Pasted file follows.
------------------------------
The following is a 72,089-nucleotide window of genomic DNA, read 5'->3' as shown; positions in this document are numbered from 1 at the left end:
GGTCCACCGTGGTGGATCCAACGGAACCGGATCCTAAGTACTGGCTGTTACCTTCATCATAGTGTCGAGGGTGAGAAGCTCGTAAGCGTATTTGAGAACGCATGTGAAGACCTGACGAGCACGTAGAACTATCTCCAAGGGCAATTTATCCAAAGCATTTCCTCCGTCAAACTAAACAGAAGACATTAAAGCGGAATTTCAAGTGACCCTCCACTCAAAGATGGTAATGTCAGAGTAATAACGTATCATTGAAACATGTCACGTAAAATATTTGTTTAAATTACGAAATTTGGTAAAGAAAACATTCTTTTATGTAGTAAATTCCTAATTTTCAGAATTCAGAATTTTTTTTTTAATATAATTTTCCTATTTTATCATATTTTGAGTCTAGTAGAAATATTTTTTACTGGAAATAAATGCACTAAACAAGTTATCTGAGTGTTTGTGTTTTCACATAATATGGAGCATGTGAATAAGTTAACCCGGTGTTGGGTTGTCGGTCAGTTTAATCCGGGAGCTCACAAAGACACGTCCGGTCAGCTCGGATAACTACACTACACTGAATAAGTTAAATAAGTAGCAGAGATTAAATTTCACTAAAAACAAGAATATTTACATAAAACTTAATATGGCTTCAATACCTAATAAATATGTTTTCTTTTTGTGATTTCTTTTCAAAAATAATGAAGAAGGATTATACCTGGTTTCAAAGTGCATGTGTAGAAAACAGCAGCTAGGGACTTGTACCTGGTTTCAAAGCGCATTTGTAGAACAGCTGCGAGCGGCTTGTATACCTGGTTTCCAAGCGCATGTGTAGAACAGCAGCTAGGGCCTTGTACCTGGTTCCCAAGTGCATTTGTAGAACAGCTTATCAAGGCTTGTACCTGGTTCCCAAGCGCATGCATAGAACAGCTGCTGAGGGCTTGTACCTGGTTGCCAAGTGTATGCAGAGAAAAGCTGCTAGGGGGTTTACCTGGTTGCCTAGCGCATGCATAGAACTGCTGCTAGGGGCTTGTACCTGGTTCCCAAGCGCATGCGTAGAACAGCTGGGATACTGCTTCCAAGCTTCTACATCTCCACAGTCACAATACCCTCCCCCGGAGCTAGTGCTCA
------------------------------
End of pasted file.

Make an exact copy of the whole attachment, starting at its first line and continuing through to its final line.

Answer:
The following is a 72,089-nucleotide window of genomic DNA, read 5'->3' as shown; positions in this document are numbered from 1 at the left end:
GGTCCACCGTGGTGGATCCAACGGAACCGGATCCTAAGTACTGGCTGTTACCTTCATCATAGTGTCGAGGGTGAGAAGCTCGTAAGCGTATTTGAGAACGCATGTGAAGACCTGACGAGCACGTAGAACTATCTCCAAGGGCAATTTATCCAAAGCATTTCCTCCGTCAAACTAAACAGAAGACATTAAAGCGGAATTTCAAGTGACCCTCCACTCAAAGATGGTAATGTCAGAGTAATAACGTATCATTGAAACATGTCACGTAAAATATTTGTTTAAATTACGAAATTTGGTAAAGAAAACATTCTTTTATGTAGTAAATTCCTAATTTTCAGAATTCAGAATTTTTTTTTTAATATAATTTTCCTATTTTATCATATTTTGAGTCTAGTAGAAATATTTTTTACTGGAAATAAATGCACTAAACAAGTTATCTGAGTGTTTGTGTTTTCACATAATATGGAGCATGTGAATAAGTTAACCCGGTGTTGGGTTGTCGGTCAGTTTAATCCGGGAGCTCACAAAGACACGTCCGGTCAGCTCGGATAACTACACTACACTGAATAAGTTAAATAAGTAGCAGAGATTAAATTTCACTAAAAACAAGAATATTTACATAAAACTTAATATGGCTTCAATACCTAATAAATATGTTTTCTTTTTGTGATTTCTTTTCAAAAATAATGAAGAAGGATTATACCTGGTTTCAAAGTGCATGTGTAGAAAACAGCAGCTAGGGACTTGTACCTGGTTTCAAAGCGCATTTGTAGAACAGCTGCGAGCGGCTTGTATACCTGGTTTCCAAGCGCATGTGTAGAACAGCAGCTAGGGCCTTGTACCTGGTTCCCAAGTGCATTTGTAGAACAGCTTATCAAGGCTTGTACCTGGTTCCCAAGCGCATGCATAGAACAGCTGCTGAGGGCTTGTACCTGGTTGCCAAGTGTATGCAGAGAAAAGCTGCTAGGGGGTTTACCTGGTTGCCTAGCGCATGCATAGAACTGCTGCTAGGGGCTTGTACCTGGTTCCCAAGCGCATGCGTAGAACAGCTGGGATACTGCTTCCAAGCTTCTACATCTCCACAGTCACAATACCCTCCCCCGGAGCTAGTGCTCA